Gift Travel in the U.S. House of Representatives
Zachary McGee & Philip Moniz
Political Research Quarterly, forthcoming
Members of Congress take more than 2,000 trips sponsored by private organizations and interest groups every congress. Using a new data set of gift travel from 2007 to 2019 and interviews with former members of Congress, current and former congressional staffers, and staffers from interest groups that fund trips, we attempt to answer two core questions about this increasingly frequent behavior. Why do members take privately sponsored trips and what types of groups are driving this behavior? We argue that members of Congress take trips because they believe it makes them more effective legislators by exposing them to real-world consequences of their policy decisions and forcing them to build relationships with their fellow members. Trip sponsors, alternatively, seek to persuade and build relationships with members of Congress that ultimately shape their legislative coalitions. We find that trip-taking is associated with greater legislative effectiveness, in particular for Democrats, and that the provision of policy-specific information is a valuable benefit from taking these trips.
From Classical to Progressive Liberalism: Ideological Development and the Origins of the Administrative State
David Foster & Joseph Warren
University of California Working Paper, June 2021
Early support for expert policymaking through administrative agencies was rooted in concerns over political power. In a context of formal universal male suffrage, late 19th-century liberals (typically well-educated, urban professionals) opposed policies to regulate business out of fear of working-class radicalism. Yet by the 1910s, liberals supported redistributive policies -- through administrative agencies. We use a formal model to show how potential policy feedback effects made an anti-business coalition between liberals and populists unachievable, and how, by diminishing feedback effects, agencies facilitated a successful progressive-liberal coalition. Because administrative agencies guaranteed a central policymaking role for credentialed urban professionals, liberals could support farmers and industrial workers against big business while no longer fearing the rising power of their coalition partners. In this way, the strategic dilemma created by a changing distribution of power among social groups explains the development of broad political support for bureaucratic agencies.
How Non-Majoritarian Institutions Make Silent Majorities Vocal: A Political Explanation of Authoritarian Populism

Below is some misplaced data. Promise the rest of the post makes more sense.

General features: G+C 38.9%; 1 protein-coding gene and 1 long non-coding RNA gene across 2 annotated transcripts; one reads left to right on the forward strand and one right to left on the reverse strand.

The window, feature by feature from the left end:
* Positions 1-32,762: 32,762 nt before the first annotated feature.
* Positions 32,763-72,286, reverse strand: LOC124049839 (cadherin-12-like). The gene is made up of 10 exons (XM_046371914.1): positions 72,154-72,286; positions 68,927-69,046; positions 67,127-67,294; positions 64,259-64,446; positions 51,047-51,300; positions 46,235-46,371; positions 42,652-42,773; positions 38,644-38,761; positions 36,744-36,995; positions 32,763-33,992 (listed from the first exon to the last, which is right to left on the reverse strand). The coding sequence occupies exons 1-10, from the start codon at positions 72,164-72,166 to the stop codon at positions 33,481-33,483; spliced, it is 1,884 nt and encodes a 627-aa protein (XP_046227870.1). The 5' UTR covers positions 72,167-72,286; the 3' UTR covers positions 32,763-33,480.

Perspectives on Politics, forthcoming
Why did we witness such a strong growth of anti-liberal forces twenty-five years after the triumph of liberalism? The answer is twofold. First, authoritarian populism has not sneaked into a given political space but is co-constitutive of a new cleavage in most modern societies. Authoritarian populists speak to the issues of this cleavage. Second, the rise of this new cleavage and authoritarian populists cannot be reduced to one of the two well-known explanations, namely the economic insecurity perspective and cultural backlash perspective. This current paper develops a political explanation that integrates struggles over policies with a focus on endogenous dynamics of political institutions in and beyond democracies. In this account, it is the historical compromise between labor and capital that has triggered a dynamic in which the rise of so-called non-majoritarian institutions (NMIs) -- such as central banks, constitutional courts, and international organizations (IOs) -- have locked in liberal policies in most consolidated democracies. This explanation brings together the party cartelization thesis with the observation that NMIs are a major target of contemporary populism. The explanatory model is probed by translating it into descriptive propositions and by showing step by step how the sequence unfolded in electoral democracies.
Political costs and corporate tax avoidance: Evidence from sin firms
Cong Wang et al.
Journal of Accounting and Public Policy, forthcoming
The products and services of firms operating in sin industries (alcohol, tobacco, gambling, and firearms) run contrary to social norms and can produce significant negative externalities for society. As such, we expect that sin firms are at greater risk of incurring political costs in the form of additional regulation, higher excise taxes, or capital market intervention if they come under scrutiny for their income tax avoidance practices. Because of the nature of their products, regulators and policymakers are likely to face less pushback on new regulations or taxes on these firms. Sin firms start with a lower ability to influence the political process than firms in non-sin industries. Consequently, we hypothesize and find that sin firms exhibit less tax avoidance than non-sin firms, particularly through uncertain and more risky tax avoidance strategies. The negative relationship between the status of sin firms and tax avoidance is less pronounced in firms that accumulate political capital via intensive lobbying activities. Exploiting changes in partisan control of the Congress and White House, difference-in-differences tests show that firearm firms engage in less (more) tax avoidance when the Democrats (Republican) control both the Congress and White House. Overall, we conclude that political costs play an important role in corporate tax avoidance decisions.